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Branding Bananas

Chiquita sticker, traditional

Chiquita Bananas isn’t going to let the crowdsourced advertising-and-label design trend leave it behind. From Rob Walker’s column in the NY Times Sunday Magazine:

“Chiquita set up a Web tool for people to whip up their own sticker drag-and-drop mixes, and an obliging public created more than 25,000 of them in less than five months, according to the company. This enthusiasm has led to a competition — 1,355 entries were submitted over several months, and online voting starts tomorrow at eatachiquita.com to pick 18 designs that will be stuck onto actual bananas.”

Chiquita introduced the blue stickers in 1963 in a stroke Walker calls “a brilliant way to solve the problem of how to apply some version of branded packaging to an item that literally grows on trees.”

I like the new contest, too. Not that it’s especially cutting edge (see Jones Soda’s label contest or HP’s laptop skin contest, both in 2008), but it’s never a bad thing to pull your customers closer to your brand, to let them touch and feel your logo.

The best part about Walker’s column, though, is the quotes he extracts out of the team behind the campaign. Such as:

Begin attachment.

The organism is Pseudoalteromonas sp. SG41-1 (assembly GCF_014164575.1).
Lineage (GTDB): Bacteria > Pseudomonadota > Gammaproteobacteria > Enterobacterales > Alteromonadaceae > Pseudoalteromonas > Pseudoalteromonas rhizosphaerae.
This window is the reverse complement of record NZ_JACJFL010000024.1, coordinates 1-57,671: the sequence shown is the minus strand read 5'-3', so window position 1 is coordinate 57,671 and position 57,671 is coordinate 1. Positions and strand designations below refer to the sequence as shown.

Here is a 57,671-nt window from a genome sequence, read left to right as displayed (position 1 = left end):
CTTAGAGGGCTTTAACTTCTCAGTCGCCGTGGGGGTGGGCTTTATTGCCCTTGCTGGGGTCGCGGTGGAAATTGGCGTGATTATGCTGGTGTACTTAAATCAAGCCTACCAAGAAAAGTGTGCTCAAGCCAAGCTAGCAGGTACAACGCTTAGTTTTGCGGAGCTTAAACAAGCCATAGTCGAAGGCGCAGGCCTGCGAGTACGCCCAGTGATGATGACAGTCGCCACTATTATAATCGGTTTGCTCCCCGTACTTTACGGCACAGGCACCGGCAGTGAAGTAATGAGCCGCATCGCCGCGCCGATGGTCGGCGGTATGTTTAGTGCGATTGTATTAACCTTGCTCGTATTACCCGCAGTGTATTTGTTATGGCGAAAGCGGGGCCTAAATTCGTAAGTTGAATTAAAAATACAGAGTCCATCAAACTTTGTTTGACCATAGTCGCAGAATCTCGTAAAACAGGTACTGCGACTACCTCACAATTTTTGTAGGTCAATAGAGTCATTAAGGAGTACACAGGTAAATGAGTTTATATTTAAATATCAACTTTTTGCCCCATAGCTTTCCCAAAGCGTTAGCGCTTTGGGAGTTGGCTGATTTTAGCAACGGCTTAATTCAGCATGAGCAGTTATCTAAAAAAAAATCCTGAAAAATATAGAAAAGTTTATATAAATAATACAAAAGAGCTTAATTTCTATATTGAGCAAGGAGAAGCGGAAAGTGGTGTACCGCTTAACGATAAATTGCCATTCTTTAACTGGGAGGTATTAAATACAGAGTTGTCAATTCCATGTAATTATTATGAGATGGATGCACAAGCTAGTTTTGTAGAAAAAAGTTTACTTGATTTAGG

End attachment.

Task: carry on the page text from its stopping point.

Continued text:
“The great thing about looking hard at something the brand already owns, no matter how small, is that there is usually a cultural recognition there already. With some application of this value to an idea you have, it creates a familiar association with an unfamiliar dynamic, therefore creating intrigue in the viewer — much like pop art does.”

Exactly!

My favorite entry in the contest so far is this one, the banana as hammock.

Chiquita sticker, banana as hammock

Measuring Ad Effectivenss on a Cost-Per-Guru Basis

It’s great when advertising drives sales growth that you can attribute back to a particular campaign, such as Jones Soda’s Graffiti drawing contest, which they called out in the companys Q2 2008 earning’s call:

“We ran two very targeted online My Jones programs on Facebook’s Graffiti application along with the very popular I Can Has Cheezburger site. These programs along with increased awareness of My Jones drove our online sales to double versus the same period a year ago.”

But often marketing programs work with more subtlety, building brand preference that ultimately motivates customers to buy products (and, if done exceptionally well, to buy those products at a premium price over competitive wares) even though all the transactions don’t occur as impulse buys triggered by banner ads or 1-800 phone numbers. Sometimes the best marketing is hard to measure.

Microsoft’s recent TV commercial for Windows Vista got me thinking about measurement. The spot, starring Jerry Seinfeld and Bill Gates, is pretty funny, but one might argue that it’s hard to see how it will drive sales or bolster confidence in the Windows Vista brand among computer users. In fact, much of the punditry is panning it (see a round up at Techdirt). Perhaps Microsoft itself has doubts; company representatives are calling reporters to explain the campaign. And Microsoft is hiring 155 Windows Vista “gurus” to deploy in Best Buy, Circuit City and other retail stores to do what the advertising may not — close the deal.

If we had a cost-per-guru scale, where naturally-occurring brand evangelists each added a point and paid gurus each subtracted one, Microsoft would start this campaign with a negative 155.